Seagrasses in the Age of Sea Turtle Conservation and Shark Overfishing

Frontiers in Marine Science. 2014;1 DOI 10.3389/fmars.2014.00028

 

Journal Homepage

Journal Title: Frontiers in Marine Science

ISSN: 2296-7745 (Online)

Publisher: Frontiers Media S.A.

LCC Subject Category: Science: Natural history (General): General. Including nature conservation, geographical distribution

Country of publisher: Switzerland

Language of fulltext: English

Full-text formats available: PDF, HTML, XML

 

AUTHORS

Michael R Heithaus (Florida International University)
Michael R Heithaus (Florida International University)
Teresa eAlcoverro (Centre d'Estudis Avancat de Blanes)
Teresa eAlcoverro (Nature Conservation Foundation)
Rohan eArthur (Nature Conservation Foundation)
Derek A. Burkholder (Florida International University)
Kathryn A. Coates (Government of Bermuda)
Marjolijn J. A. Christianen (Radboud University Nijmegen)
Nachiket eKelkar (Nature Conservation Foundation)
Sarah A. Manuel (Government of Bermuda)
Aaron J. Wirsing (University of Washington)
W. Judson Kenworthy (W. Judson Kenworthy)
James W Fourqurean (Florida International University)
James W Fourqurean (Florida international University)

EDITORIAL INFORMATION

Blind peer review

Editorial Board

Instructions for authors

Time From Submission to Publication: 14 weeks

 

Abstract | Full Text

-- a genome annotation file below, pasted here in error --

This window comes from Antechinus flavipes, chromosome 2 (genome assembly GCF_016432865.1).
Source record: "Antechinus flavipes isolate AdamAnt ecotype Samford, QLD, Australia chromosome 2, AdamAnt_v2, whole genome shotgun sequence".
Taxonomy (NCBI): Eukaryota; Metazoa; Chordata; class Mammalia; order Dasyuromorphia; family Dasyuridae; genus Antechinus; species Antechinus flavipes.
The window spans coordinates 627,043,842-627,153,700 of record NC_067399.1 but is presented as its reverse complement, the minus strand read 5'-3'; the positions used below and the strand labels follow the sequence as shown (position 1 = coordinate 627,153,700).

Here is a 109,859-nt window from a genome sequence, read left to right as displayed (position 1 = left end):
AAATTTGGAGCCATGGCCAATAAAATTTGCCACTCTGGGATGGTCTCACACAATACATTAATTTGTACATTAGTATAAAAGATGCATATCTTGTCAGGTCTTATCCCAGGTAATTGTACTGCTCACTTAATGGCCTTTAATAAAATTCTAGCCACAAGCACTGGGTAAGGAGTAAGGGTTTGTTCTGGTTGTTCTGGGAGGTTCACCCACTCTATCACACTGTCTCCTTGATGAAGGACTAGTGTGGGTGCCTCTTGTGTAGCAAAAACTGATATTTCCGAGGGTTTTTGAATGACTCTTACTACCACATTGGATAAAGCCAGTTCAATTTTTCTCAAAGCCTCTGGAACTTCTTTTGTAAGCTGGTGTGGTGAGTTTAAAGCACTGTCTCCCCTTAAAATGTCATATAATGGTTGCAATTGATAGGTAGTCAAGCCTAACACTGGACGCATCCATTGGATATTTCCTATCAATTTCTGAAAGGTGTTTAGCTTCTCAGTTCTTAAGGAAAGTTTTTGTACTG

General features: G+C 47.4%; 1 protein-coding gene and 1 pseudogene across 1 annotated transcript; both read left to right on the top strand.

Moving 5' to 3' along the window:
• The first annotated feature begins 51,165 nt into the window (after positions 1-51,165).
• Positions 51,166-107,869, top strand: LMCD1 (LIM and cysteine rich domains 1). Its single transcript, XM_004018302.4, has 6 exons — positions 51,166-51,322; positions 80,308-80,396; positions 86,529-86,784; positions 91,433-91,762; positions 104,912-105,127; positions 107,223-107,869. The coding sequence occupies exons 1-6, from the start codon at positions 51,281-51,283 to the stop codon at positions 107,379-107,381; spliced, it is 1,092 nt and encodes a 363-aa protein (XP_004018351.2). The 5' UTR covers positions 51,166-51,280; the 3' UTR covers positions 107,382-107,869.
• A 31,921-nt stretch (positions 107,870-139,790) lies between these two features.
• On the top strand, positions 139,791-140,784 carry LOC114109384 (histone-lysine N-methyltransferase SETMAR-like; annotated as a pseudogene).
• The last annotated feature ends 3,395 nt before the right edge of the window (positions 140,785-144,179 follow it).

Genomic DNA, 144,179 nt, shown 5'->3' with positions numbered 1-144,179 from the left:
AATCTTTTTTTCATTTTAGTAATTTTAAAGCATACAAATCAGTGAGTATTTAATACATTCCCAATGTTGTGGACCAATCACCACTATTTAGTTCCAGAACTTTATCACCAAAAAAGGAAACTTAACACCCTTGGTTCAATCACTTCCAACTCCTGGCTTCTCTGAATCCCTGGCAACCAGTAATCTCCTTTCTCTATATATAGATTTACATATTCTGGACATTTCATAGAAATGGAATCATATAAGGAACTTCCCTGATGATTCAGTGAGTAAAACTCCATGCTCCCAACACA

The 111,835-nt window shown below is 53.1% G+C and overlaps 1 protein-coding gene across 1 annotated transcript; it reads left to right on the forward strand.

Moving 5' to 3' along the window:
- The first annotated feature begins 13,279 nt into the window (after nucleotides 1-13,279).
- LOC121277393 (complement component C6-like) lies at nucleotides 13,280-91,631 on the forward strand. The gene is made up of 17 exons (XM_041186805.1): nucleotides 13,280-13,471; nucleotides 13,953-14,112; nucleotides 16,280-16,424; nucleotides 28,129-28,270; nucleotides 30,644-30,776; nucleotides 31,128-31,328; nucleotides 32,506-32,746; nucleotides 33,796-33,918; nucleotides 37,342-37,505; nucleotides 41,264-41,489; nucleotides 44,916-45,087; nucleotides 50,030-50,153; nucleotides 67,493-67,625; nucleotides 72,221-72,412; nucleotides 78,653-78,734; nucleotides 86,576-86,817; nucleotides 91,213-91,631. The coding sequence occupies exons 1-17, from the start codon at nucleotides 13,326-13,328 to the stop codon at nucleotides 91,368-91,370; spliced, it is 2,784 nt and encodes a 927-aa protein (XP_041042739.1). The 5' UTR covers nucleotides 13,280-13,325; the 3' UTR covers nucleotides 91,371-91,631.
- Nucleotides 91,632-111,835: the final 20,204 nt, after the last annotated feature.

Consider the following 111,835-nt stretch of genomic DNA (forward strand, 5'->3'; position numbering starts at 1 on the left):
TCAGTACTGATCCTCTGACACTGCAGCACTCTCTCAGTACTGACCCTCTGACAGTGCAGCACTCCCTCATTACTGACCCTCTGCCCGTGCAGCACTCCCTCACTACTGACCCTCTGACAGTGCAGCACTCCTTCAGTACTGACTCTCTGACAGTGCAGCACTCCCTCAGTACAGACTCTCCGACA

Efforts to conserve globally declining herbivorous green sea turtles have resulted in promising growth of some populations. These trends could significantly impact critical ecosystem services provided by seagrass meadows on which turtles feed. Expanding turtle populations could improve seagrass ecosystem health by removing seagrass biomass and preventing of the formation of sediment anoxia. However, overfishing of large sharks, the primary green turtle predators, could facilitate turtle populations growing beyond historical sizes and trigger detrimental ecosystem impacts mirroring those on land when top predators were extirpated. Experimental data from multiple ocean basins suggest that increasing turtle populations can negatively impact seagrasses, including triggering virtual ecosystem collapse. Impacts of large turtle populations on seagrasses are reduced in the presence of intact shark populations. Healthy populations of sharks and turtles, therefore, are likely vital to restoring or maintaining seagrass ecosystem structure, function, and their value in supporting fisheries and as a carbon sink.